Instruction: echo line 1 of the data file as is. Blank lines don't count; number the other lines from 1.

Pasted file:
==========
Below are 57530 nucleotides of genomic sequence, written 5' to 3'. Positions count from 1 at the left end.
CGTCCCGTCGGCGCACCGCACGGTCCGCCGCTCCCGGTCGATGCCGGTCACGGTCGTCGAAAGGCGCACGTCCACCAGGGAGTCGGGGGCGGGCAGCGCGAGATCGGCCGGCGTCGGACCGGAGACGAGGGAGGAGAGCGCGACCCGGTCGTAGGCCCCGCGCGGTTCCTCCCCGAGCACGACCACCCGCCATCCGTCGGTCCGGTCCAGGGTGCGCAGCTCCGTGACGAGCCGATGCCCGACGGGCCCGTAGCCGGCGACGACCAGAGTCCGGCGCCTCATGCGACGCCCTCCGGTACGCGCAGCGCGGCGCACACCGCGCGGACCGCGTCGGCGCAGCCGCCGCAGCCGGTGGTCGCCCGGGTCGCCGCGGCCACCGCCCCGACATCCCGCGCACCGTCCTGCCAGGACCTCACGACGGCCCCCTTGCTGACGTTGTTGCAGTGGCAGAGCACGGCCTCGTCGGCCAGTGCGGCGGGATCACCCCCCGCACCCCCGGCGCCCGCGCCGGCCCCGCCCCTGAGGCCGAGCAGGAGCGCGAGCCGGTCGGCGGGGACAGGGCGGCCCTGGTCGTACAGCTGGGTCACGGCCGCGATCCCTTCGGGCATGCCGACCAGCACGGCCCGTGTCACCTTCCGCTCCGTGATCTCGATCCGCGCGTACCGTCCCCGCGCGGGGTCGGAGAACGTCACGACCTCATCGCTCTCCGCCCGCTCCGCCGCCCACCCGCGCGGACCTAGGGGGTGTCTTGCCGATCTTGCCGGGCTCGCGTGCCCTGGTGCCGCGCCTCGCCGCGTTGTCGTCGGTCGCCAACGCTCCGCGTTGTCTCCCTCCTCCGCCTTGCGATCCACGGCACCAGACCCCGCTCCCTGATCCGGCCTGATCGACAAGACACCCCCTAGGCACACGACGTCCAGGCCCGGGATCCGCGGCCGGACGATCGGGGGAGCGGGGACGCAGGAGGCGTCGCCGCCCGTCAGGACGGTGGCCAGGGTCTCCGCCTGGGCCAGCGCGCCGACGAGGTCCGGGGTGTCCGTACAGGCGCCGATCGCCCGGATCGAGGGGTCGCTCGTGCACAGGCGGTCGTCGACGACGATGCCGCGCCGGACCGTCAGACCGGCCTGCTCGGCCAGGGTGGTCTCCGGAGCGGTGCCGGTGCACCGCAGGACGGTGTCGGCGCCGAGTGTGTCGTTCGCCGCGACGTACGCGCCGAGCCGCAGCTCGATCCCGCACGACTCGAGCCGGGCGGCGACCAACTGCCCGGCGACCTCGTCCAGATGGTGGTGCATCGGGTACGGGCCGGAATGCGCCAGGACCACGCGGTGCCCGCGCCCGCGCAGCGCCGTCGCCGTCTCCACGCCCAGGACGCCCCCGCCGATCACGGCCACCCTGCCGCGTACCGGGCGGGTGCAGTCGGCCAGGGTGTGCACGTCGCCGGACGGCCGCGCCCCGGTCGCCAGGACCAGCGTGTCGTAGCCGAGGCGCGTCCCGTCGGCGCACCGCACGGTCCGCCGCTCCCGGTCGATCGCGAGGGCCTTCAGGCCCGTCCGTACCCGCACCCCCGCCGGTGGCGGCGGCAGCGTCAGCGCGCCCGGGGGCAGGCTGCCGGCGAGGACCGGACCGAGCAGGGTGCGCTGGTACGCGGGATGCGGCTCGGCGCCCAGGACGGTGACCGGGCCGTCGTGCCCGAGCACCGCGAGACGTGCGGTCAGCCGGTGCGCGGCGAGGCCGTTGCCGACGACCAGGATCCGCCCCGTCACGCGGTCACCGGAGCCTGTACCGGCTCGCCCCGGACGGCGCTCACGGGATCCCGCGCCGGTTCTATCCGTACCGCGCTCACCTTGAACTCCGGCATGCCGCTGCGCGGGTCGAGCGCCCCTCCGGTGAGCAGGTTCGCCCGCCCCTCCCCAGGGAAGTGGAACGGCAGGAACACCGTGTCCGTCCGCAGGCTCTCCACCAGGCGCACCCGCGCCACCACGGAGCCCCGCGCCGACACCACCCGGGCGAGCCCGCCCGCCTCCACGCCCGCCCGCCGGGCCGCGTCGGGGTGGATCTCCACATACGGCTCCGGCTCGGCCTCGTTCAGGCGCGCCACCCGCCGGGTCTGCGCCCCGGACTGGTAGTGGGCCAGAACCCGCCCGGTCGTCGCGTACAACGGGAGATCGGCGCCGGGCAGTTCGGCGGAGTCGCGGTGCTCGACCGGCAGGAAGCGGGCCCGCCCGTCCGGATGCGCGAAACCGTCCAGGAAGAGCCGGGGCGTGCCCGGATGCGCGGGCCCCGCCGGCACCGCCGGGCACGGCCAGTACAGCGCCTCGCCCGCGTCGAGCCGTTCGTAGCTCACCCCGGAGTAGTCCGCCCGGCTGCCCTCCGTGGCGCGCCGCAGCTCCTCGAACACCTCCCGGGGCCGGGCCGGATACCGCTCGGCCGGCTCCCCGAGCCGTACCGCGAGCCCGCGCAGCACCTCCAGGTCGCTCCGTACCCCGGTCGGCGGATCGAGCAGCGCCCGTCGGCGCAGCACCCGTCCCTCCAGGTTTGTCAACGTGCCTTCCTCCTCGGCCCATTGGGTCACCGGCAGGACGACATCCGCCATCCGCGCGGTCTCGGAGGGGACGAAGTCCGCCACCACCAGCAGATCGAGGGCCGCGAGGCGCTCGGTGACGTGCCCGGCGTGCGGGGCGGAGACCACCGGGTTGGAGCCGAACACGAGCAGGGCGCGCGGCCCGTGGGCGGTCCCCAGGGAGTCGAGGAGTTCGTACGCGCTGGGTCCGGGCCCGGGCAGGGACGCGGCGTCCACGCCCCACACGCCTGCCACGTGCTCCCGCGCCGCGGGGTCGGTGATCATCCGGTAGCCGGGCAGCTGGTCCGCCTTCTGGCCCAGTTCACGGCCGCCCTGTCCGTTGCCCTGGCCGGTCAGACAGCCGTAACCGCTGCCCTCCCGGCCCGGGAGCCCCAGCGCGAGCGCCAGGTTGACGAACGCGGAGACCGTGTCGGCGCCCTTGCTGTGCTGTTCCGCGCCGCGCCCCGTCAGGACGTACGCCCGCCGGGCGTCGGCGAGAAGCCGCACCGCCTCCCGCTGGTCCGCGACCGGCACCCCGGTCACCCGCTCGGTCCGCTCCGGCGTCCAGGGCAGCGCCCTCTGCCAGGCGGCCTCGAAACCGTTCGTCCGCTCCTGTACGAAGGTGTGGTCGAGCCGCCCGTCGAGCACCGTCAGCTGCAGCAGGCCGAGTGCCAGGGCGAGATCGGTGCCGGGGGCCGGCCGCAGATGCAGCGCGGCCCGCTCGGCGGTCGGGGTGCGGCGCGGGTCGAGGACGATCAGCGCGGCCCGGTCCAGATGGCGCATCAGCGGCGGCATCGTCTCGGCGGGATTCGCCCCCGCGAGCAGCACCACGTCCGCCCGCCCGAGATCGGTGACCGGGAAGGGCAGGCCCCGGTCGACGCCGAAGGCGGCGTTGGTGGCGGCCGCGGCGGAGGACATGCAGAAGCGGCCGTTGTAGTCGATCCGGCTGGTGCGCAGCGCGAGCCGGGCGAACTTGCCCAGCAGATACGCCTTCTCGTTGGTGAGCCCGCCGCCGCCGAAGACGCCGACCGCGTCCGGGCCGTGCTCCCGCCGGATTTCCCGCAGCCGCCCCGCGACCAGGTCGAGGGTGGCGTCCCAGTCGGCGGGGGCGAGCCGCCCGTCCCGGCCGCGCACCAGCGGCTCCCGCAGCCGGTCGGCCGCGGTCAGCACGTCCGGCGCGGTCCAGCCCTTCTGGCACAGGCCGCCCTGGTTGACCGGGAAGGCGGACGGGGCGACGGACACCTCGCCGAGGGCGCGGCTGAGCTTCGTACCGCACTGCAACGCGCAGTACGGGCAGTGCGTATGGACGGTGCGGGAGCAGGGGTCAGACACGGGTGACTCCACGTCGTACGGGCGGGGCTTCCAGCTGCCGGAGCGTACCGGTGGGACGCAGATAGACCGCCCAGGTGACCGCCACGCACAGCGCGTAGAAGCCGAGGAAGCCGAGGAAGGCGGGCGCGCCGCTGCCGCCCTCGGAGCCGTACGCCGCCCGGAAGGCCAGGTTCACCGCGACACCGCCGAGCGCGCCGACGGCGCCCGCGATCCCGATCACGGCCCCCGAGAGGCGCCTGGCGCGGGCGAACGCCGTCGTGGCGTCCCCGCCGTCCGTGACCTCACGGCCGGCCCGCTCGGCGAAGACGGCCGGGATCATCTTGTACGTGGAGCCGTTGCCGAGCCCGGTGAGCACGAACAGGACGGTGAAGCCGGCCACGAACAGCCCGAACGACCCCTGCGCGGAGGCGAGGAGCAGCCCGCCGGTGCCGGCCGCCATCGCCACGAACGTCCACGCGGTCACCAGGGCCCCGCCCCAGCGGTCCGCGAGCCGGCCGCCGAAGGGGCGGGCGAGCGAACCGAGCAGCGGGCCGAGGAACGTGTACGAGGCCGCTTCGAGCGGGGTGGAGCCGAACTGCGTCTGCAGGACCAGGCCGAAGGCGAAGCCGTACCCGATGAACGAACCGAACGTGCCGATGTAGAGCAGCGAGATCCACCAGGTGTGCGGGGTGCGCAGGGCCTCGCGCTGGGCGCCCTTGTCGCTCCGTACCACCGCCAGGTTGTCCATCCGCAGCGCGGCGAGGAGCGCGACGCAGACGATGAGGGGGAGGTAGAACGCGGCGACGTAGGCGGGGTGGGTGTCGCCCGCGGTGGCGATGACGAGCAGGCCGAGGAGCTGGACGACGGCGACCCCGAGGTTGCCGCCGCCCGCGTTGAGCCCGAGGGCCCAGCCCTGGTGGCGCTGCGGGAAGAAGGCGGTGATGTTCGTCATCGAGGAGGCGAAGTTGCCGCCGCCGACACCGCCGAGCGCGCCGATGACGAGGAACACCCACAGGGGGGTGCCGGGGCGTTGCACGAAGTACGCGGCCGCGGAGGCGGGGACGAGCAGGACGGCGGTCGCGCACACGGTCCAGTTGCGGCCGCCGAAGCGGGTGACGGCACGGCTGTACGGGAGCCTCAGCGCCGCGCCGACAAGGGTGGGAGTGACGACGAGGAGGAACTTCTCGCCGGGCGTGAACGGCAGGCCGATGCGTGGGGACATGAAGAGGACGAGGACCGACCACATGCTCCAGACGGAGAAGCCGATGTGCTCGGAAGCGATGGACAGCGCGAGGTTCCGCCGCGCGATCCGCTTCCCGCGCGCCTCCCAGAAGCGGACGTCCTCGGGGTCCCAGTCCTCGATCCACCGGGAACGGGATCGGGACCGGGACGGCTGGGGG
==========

Below are 57530 nucleotides of genomic sequence, written 5' to 3'. Positions count from 1 at the left end.